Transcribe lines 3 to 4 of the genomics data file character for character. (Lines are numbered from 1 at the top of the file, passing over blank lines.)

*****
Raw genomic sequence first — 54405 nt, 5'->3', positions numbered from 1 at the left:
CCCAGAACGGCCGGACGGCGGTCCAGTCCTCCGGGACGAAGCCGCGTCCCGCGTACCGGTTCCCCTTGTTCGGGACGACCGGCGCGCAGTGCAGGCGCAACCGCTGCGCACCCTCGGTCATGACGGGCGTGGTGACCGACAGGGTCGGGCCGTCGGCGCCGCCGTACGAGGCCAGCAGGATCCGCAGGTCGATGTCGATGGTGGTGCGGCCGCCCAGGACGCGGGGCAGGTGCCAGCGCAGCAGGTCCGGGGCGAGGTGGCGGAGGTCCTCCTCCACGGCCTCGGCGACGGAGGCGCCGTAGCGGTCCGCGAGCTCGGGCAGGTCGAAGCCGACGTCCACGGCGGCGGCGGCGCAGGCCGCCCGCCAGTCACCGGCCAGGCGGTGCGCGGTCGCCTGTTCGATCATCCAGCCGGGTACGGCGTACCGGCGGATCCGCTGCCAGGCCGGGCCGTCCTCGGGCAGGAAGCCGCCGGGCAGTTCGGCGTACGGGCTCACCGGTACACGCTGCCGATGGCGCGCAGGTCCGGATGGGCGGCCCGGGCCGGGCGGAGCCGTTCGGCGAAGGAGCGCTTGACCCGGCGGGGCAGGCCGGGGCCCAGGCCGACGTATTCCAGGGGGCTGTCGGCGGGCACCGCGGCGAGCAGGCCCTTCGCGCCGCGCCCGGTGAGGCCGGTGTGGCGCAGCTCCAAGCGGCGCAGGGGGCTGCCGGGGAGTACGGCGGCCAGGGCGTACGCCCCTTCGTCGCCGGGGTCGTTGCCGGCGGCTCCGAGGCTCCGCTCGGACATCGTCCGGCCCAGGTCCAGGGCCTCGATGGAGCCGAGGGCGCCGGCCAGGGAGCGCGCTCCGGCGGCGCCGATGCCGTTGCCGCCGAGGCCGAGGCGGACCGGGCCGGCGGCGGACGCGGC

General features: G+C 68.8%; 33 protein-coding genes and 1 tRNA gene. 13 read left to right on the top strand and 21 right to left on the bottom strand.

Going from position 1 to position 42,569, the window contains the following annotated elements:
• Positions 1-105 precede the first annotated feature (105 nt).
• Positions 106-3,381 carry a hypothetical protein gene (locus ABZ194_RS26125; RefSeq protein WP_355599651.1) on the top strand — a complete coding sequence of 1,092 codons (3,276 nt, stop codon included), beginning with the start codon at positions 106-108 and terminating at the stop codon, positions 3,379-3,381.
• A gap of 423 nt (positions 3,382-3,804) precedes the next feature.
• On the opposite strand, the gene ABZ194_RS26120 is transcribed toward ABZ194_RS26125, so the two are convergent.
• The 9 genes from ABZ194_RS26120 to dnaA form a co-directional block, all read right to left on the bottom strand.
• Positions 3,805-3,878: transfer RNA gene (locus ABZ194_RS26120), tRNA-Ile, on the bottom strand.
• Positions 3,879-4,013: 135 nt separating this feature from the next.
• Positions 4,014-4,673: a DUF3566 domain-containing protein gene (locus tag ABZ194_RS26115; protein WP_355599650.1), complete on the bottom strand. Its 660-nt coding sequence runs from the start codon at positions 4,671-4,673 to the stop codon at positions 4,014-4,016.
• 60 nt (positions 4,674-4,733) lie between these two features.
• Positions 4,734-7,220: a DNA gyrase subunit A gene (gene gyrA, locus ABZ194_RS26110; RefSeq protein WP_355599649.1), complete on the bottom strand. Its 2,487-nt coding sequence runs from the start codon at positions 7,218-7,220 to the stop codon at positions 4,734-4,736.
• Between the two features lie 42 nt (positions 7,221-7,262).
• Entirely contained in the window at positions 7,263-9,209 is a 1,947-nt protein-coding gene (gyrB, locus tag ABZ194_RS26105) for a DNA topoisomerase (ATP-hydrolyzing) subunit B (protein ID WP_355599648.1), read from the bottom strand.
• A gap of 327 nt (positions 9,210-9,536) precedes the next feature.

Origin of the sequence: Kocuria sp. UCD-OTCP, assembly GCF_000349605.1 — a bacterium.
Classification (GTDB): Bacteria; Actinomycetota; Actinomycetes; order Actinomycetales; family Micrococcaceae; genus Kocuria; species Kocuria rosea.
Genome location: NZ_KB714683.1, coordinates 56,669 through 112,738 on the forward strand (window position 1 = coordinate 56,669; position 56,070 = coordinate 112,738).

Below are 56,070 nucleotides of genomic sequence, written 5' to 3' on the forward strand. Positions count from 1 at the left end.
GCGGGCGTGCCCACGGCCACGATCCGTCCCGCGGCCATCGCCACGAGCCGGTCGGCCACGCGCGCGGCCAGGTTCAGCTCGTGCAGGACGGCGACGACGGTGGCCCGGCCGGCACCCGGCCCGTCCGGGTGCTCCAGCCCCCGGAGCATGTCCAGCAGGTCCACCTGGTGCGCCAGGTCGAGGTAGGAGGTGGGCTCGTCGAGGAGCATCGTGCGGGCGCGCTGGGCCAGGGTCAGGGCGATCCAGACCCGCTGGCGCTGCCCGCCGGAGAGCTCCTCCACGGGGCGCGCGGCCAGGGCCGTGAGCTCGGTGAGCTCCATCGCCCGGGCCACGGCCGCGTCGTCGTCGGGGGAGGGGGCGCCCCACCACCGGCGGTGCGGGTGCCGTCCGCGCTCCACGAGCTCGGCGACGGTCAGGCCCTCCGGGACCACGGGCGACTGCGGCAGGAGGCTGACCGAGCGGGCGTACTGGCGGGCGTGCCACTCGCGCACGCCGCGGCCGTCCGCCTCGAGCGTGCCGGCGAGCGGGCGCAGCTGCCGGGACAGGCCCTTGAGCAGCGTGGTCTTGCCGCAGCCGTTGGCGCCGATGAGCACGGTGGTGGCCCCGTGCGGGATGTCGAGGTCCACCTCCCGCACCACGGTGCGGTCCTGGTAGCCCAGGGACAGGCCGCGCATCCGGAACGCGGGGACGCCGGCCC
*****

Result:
General features: G+C 68.8%; 33 protein-coding genes and 1 tRNA gene. 13 read left to right on the top strand and 21 right to left on the bottom strand.

Going from position 1 to position 42,569, the window contains the following annotated elements: